Planting for health is a primary driver in her work. Erica’s gardens flourish with superfoods like antioxidant-rich gac fruit and noni fruit, which is said to aid joint health. She touts chasteberry’s power as a hormone regulator and different types of magnesium-rich leaves, which can help with blood pressure. In her quarter-acre Naples garden, Erica and her boyfriend, herbalist Greg Wilkerson, grow soursop, holy basil and ashwagandha, which he dehydrates to make healing tinctures.

Ask her about mangoes, and she’ll rattle off facts about 40 different varieties—from the locally prevalent Carrie mango to the carrot-juice-tasting Gedong gincu, originally bred for a Southeast Asian princess, to the relatively new M-4, which debuted about six years ago and tastes like coconut cream. She loves the vastly varied flavor profiles mangoes can take on and how they’re perfectly suited to produce bountiful crops in Southwest Florida.

Erica gleans knowledge working as a sales associate for Bokeelia nursery FruitScapes. “Tropical fruit is sexy,” she says. “I could talk about mangoes all day.”

Herb garden
She’s interested in healing plants, like chasteberry, which is said to regulate hormones, and joint-friendly noni berries. Part of the year, she lives with her herbalist boyfriend, Greg Wilkerson, on a Young Sun 43 sailboat, where they keep a miniature version of their on-land garden. (Photo by Anna Nguyen)

When designing, she’s mindful to consider the relationship between the plants, animals and the overall microecosystem (whether it be a pine forest, marsh or a Naples Golden Gate Estates backyard) to figure out how to work in tandem with nature. “You have to slow down and look at what would naturally be going on there if there were no humans,” Erica says. Her primary palette is native plants and she weaves in other subtropical species that are restorative to the environment. Edibles help promote biodiversity and foster healthy ecosystems for birds, bees and butterflies. “I believe we can reverse the environmental collapse and modify climate regionally,” she says.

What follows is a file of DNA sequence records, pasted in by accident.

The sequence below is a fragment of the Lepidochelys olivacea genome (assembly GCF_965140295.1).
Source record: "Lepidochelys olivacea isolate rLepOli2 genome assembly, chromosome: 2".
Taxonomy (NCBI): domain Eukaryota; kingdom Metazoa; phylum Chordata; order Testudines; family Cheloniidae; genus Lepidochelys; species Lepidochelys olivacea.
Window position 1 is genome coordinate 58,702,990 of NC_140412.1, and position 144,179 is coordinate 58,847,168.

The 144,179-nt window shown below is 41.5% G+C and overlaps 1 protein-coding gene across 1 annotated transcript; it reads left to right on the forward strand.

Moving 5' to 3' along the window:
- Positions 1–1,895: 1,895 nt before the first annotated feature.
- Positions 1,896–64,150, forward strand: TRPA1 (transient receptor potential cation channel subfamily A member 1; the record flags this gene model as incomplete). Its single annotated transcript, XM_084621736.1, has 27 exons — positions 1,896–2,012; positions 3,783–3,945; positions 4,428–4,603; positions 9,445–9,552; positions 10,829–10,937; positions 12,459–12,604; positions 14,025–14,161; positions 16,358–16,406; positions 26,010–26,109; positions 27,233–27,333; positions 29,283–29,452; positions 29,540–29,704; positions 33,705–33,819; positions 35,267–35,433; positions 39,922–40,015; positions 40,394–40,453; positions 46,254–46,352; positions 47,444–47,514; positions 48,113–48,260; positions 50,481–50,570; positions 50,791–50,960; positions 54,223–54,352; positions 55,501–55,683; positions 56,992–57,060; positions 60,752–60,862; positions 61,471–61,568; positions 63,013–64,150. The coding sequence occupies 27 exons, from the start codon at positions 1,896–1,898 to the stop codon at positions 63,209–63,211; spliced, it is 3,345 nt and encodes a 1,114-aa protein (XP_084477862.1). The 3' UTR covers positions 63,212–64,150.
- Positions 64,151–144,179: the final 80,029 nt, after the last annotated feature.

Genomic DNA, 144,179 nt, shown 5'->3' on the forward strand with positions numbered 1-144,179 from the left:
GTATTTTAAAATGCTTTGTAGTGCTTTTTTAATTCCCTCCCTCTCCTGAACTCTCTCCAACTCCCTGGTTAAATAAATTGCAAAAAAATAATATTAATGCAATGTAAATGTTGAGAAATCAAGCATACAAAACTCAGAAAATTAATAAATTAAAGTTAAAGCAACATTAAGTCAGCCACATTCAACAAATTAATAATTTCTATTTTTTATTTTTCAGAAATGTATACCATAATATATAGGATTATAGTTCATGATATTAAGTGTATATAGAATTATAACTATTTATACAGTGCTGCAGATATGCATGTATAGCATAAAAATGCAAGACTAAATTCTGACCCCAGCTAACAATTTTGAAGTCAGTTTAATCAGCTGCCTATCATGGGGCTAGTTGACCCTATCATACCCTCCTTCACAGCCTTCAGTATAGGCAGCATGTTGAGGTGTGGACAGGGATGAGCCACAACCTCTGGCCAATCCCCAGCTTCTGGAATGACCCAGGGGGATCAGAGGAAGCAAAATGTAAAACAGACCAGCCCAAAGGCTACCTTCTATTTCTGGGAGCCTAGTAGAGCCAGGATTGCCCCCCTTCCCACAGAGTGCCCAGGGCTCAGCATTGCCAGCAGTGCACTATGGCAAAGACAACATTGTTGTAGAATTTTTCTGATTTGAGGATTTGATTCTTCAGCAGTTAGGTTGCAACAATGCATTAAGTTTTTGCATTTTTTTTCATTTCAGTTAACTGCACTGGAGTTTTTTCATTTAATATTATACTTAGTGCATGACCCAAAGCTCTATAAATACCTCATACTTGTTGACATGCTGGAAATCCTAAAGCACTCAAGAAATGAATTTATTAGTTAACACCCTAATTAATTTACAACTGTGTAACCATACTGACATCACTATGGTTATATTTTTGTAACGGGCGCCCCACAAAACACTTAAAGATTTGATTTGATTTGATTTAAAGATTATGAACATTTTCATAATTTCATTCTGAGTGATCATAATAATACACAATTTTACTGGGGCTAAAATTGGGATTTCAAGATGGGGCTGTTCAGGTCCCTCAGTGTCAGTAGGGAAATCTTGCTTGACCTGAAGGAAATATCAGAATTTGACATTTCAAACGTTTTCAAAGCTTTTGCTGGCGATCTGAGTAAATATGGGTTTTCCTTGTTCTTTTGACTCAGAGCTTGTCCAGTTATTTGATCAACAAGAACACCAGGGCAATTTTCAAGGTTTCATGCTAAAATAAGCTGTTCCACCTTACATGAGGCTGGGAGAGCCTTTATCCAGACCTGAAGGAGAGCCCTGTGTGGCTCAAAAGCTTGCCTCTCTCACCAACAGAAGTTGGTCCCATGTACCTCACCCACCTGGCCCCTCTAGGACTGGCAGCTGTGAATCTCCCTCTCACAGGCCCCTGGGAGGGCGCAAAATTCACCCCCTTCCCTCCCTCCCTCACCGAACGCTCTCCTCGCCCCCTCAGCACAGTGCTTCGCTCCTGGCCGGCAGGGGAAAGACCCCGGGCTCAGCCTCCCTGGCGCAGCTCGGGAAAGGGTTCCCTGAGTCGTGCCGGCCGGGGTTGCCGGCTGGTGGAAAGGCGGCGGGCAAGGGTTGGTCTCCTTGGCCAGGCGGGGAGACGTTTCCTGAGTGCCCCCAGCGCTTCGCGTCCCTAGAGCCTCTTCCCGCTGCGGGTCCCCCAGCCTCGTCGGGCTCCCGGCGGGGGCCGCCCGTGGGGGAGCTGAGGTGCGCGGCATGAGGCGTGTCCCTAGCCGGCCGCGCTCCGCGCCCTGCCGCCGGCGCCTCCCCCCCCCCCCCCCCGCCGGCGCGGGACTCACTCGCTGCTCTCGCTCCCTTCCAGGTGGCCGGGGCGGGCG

She’s constantly toiling in her “lab”—her Naples yard—where she’s cultivated more than 200 plant species, including yes, mangoes, but also avocados, bananas, canistels, cachucha peppers, rice and edible hibiscus, mullein and Abraham Darby roses. She keeps a wide range to offer clients the best of what works for Southwest Florida. “I’m trying to select a perennial kale that thrives in the tropics, and I’m growing out perennial okra that will live 15 years,” Erica says.

The beauty of the blooms pours into her artwork, with watercolors of plants and flowers, and colorful, large-scale, living mandalas made out of greenery, like passion flowers, elderberry and moringa. She’s intent on sharing the transportive and transcendent power of plants with others through her blog, newsletter and books. With every garden planted, Erica knows she’s contributing to the long term. “The work I do now lays a foundation for solutions that I can see the effects of during my lifetime and create abundant gardens that will outlive me,” she says. 

Related Images: